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Summer Institute Cologne 2017




The words belief/believe not only designate a state of certainty but also conjure the epistemological apparatus of knowledge and its mechanisms. Implications range from religious faith to the conviction to “hold something as true.” This points to three different aspects: 

  • a) a firm conviction to believe; 
  • b) the status of knowledge (not as absolute certainty but an active investment of the believer); and
  • c) the underlying contrat de véridiction (Greimas), the epistemological foundation and its rules to “produce” truth.

The Latin word credere – influential to all Western concepts of belief/believe – emphasizes this broad horizon through its etymological roots, cor dare (to put your heart on someone/something) which includes the affective element as well as the active agency that is inscribed into the concept. Thus, a continuum of experiences, conditions, or convictions—belief, credibility, assurability, magic, reality, abstraction, artificiality—may be considered as relative to each other or as mutually held. We make investments in something, but this is also triggered by conventions and technologies.

Even in the Age of Science (“wissenschaftliches Zeitalter,” Brecht), or maybe particularly because of it, the concept of belief/believe is especially salient. In pluralistic societies that allow for polyphony of convictions and procedures that instill contrasting beliefs, the active and affective moment of putting one’s heart on something and taking it for reality is both omnipresent and constantly challenged. There are no longer any obligatory and unifying systems of knowledge; instead, there are various institutions and systems competing against each other and fighting for influencing/becoming reality in a political, economic or social sense. The arts gain a special position: the realm of aesthetics which in many cultures are designated as autonomous and/or put against ‘reality’ creates a point of view that allows various grammars of belief/believe and their respective individual and social investments. Sometimes, also, the arts create a perspective of the world that is more to our heart than a reality we cannot or do not want to believe.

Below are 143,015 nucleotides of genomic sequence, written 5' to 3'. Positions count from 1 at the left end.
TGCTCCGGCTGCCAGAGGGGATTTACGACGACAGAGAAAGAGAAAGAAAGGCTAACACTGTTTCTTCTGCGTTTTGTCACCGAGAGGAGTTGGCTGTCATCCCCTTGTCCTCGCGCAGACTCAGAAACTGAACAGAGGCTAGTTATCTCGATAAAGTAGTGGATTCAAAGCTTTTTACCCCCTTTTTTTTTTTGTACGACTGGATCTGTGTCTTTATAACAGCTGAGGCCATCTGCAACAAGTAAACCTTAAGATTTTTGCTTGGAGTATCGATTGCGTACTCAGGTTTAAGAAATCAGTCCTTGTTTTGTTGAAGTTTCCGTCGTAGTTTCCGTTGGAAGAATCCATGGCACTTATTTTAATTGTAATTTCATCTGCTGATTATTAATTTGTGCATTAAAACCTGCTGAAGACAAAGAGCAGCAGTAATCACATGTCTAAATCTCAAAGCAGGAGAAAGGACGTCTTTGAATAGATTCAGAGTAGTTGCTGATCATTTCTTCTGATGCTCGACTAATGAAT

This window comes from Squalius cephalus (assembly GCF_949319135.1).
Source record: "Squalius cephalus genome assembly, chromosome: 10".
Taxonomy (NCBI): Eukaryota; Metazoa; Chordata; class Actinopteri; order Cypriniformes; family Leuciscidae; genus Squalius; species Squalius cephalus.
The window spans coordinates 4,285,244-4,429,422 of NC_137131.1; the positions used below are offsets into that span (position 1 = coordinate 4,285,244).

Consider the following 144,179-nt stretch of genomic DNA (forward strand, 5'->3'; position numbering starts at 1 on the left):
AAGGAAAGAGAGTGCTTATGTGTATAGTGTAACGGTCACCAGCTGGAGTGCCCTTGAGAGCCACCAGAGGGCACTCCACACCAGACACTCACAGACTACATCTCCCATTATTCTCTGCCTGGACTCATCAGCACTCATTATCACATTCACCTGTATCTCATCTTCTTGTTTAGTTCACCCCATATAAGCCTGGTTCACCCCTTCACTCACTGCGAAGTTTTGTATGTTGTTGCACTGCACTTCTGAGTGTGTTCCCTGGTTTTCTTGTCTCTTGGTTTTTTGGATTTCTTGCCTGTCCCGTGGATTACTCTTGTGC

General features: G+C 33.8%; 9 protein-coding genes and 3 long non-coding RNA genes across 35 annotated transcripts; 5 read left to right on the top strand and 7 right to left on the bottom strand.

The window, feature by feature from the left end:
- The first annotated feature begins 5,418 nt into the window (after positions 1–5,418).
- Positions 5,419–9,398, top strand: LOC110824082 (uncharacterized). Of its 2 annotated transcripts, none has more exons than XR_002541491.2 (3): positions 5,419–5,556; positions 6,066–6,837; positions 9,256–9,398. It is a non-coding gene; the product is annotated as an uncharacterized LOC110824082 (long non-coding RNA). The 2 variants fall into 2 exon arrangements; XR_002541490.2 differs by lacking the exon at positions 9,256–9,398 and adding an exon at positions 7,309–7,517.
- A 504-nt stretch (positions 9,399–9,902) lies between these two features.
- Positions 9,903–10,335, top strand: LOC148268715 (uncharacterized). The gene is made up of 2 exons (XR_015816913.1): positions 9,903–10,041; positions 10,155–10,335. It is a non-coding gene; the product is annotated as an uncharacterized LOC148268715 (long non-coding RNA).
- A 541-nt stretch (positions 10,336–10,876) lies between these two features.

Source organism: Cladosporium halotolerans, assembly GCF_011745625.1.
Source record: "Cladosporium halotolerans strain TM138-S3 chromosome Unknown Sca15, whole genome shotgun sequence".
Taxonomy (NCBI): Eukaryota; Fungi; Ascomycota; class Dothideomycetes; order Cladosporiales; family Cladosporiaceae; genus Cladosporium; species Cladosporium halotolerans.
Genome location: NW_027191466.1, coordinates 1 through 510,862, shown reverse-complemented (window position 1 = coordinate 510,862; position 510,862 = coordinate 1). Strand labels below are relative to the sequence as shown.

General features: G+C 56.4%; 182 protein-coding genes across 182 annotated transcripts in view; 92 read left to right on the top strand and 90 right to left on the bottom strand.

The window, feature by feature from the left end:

Seminar I | Hearing is Believing: The Unreal Reality of Sound Media

Marcus Erbe (University of Cologne), Neil Verma (Northwestern University)

How do sound media shape our beliefs? How do they prompt us to make-believe? The two questions diverge, one leading to the establishment of a credible sense of "the real" and the other to a firm sense of "the unreal." But at the same time they converge around issues of authenticity, evidence, hyper-reality, construction, and manipulation. Together they also let us consider the making and apprehending of sound as a contingent process central to defining that which is allowed to be evident, and that which is "merely hearsay" or even "phony."

This seminar will consider how artists and theorists have worked on (and played with) the problem of sound and its status as "bearing" the real/unreal, the believable and the unbelievable. Some key questions include:

  • What is the concept of the real emerging from specific sound recordings in radio art, film, video games, audio books, electroacoustic music, found sound and soundscapes?
  • What discourses – philosophical, religious, historical, political, artistic – become entangled in the problem of the relationship between the sonic real and the sonic unreal?